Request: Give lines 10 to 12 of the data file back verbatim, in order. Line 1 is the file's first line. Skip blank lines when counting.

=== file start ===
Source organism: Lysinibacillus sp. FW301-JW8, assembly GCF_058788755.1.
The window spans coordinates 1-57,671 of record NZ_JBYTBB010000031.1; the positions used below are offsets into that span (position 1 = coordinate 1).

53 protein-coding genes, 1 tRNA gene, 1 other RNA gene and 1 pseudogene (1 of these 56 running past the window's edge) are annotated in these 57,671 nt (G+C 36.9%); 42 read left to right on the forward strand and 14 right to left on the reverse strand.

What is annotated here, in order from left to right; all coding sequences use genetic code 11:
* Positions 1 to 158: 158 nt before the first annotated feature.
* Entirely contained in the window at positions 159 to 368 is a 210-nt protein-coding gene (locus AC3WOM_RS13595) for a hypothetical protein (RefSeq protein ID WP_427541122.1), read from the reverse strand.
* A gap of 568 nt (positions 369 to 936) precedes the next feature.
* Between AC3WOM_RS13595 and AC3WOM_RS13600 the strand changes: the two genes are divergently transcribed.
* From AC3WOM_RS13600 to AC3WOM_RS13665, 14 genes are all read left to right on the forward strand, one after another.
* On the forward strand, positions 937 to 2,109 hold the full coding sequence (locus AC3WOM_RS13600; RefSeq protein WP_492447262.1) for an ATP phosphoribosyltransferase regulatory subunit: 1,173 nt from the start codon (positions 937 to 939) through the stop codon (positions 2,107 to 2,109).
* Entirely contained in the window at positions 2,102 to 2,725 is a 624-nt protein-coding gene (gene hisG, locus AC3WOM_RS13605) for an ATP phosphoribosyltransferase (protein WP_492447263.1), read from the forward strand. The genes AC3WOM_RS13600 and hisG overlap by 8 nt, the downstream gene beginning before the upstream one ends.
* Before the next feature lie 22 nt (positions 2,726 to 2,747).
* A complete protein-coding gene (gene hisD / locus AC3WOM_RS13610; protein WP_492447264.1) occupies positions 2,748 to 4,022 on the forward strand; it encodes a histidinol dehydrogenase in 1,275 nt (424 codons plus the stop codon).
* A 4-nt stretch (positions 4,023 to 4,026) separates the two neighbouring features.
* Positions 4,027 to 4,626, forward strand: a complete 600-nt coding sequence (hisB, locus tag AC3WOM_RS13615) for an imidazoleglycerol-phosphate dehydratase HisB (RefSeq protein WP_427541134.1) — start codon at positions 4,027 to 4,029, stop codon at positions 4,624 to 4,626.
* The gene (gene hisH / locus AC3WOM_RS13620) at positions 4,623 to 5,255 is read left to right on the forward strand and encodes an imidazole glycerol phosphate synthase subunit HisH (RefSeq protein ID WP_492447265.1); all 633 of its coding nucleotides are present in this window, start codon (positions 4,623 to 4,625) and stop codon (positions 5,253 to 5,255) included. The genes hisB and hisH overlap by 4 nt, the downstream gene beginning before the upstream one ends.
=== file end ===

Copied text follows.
* On the forward strand, positions 937 to 2,109 hold the full coding sequence (locus AC3WOM_RS13600; RefSeq protein WP_492447262.1) for an ATP phosphoribosyltransferase regulatory subunit: 1,173 nt from the start codon (positions 937 to 939) through the stop codon (positions 2,107 to 2,109).
* Entirely contained in the window at positions 2,102 to 2,725 is a 624-nt protein-coding gene (gene hisG, locus AC3WOM_RS13605) for an ATP phosphoribosyltransferase (protein WP_492447263.1), read from the forward strand. The genes AC3WOM_RS13600 and hisG overlap by 8 nt, the downstream gene beginning before the upstream one ends.
* Before the next feature lie 22 nt (positions 2,726 to 2,747).